Animal welfare is the top ethical concern for consumers when it comes to their food and drink, according to new research from Mintel.
In a study of 1,500 UK consumers, the majority (74%) said guarantees over animal welfare were an important indicator of an ethical company, ahead of guarantees over responsible sourcing of ingredients (60%) and worker welfare (57%).
Consumers cared less about guarantees that a company would improve the environment (42%), limit its carbon footprint (32%) and pay its taxes (30%), the research found.
Almost three-quarters (72%) of those surveyed said they expected food products to meet adequate ethical standards without having to pay more for them, while half (52%) said they would stop buying products from a company found to be acting unethically.
Richard Ford, senior food analyst at Mintel, said: “Ethics is becoming ever-more ingrained into food and drink operators’ sourcing policies but it is a complex area which is important to get right.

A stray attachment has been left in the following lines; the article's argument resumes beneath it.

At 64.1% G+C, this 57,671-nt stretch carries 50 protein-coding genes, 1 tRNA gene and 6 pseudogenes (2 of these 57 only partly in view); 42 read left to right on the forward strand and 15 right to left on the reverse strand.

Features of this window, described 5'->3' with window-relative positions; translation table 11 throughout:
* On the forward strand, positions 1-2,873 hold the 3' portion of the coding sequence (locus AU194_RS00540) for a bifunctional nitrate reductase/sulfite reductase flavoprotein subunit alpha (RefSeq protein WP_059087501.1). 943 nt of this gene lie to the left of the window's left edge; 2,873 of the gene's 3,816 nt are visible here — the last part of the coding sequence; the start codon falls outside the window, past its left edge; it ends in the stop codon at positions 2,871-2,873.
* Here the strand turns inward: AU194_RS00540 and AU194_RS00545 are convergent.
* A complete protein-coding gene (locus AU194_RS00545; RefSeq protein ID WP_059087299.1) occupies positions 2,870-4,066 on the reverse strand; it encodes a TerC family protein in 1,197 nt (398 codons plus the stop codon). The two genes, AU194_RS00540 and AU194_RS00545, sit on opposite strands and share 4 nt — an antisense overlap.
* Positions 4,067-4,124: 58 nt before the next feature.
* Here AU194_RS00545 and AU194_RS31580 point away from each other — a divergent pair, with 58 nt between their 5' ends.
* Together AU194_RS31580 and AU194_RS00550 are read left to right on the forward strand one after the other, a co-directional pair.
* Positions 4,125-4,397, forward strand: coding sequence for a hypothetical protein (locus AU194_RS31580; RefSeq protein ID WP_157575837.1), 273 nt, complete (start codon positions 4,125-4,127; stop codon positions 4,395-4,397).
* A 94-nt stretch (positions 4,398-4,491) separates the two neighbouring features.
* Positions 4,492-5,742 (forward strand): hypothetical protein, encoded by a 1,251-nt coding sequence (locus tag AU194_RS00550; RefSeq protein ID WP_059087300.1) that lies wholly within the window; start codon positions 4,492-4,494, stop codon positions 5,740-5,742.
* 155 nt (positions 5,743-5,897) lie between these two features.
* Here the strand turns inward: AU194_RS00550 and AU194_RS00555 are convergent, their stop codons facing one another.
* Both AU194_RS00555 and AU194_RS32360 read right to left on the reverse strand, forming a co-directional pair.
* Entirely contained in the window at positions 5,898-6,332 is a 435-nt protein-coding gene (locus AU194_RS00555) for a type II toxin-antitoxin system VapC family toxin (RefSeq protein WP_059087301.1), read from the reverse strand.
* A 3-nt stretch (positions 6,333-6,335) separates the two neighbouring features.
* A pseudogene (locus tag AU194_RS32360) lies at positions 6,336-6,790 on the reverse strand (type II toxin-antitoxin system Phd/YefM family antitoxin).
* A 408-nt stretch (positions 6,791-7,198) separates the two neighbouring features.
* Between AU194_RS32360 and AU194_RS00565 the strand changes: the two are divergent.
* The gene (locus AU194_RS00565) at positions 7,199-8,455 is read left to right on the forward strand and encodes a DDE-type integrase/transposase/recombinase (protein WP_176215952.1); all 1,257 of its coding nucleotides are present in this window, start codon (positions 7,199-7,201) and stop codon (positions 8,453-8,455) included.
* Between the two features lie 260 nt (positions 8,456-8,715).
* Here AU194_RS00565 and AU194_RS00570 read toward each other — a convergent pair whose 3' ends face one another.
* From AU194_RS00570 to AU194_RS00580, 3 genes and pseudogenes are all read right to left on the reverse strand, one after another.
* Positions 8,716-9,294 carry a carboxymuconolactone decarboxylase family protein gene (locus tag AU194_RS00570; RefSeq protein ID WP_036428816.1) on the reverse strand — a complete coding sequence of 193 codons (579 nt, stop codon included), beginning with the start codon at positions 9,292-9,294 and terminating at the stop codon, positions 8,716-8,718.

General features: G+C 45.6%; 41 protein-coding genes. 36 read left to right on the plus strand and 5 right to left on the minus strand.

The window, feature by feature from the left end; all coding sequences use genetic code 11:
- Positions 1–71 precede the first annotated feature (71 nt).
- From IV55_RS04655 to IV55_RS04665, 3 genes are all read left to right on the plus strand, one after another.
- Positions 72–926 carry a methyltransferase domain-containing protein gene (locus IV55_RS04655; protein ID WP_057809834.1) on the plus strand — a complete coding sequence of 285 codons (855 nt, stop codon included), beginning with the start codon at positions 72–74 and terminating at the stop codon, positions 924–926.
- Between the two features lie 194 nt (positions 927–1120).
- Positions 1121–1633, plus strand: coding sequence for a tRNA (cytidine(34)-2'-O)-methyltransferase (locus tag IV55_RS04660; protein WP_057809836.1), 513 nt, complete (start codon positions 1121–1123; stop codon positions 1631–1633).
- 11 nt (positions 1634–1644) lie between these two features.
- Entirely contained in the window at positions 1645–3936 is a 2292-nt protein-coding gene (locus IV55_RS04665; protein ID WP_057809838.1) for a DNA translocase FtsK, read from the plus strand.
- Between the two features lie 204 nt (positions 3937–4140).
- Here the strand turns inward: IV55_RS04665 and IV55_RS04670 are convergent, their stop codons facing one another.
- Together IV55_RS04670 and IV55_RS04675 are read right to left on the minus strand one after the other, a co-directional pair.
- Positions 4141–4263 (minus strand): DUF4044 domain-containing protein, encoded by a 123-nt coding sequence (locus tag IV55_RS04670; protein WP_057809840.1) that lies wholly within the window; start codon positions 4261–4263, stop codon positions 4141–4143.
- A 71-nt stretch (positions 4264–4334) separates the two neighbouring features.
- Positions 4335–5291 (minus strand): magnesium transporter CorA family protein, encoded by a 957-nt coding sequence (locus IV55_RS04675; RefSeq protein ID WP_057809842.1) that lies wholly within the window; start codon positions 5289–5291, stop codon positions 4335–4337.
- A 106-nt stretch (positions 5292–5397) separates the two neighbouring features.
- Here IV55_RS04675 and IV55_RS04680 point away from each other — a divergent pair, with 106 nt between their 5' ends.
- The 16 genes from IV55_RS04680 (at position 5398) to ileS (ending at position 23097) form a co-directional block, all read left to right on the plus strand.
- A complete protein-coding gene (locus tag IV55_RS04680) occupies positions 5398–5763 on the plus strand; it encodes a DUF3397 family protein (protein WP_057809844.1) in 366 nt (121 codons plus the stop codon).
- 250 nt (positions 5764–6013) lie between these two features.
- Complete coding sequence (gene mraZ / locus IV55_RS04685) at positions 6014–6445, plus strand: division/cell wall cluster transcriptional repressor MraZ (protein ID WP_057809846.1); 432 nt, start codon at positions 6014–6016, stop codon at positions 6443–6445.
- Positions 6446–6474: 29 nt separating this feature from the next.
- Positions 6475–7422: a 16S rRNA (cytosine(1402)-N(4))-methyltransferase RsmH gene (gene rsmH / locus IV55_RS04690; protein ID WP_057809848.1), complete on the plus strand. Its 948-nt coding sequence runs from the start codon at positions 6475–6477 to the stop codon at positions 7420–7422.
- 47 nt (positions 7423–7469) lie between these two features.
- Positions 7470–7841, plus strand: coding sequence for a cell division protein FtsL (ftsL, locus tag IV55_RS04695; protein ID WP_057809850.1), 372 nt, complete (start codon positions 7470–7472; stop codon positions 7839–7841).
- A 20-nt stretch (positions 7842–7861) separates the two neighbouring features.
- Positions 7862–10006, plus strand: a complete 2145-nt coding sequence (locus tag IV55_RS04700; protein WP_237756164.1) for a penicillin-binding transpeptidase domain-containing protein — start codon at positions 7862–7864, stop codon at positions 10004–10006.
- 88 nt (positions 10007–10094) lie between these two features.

“That so many consumers would stop buying from a company acting unethically highlights that operators must ensure their operating standards are not just legally, but also ethically, robust or risk boycotts and reputational damage. Social media means that any accusation of unethical practice can spread fast.”
Mintel’s research also looked at consumer attitudes towards innovative methods of producing food.
Only one in six (17%) said lab-grown meat was a good solution to help feed the world, while just 16% believed animal cloning was a good idea.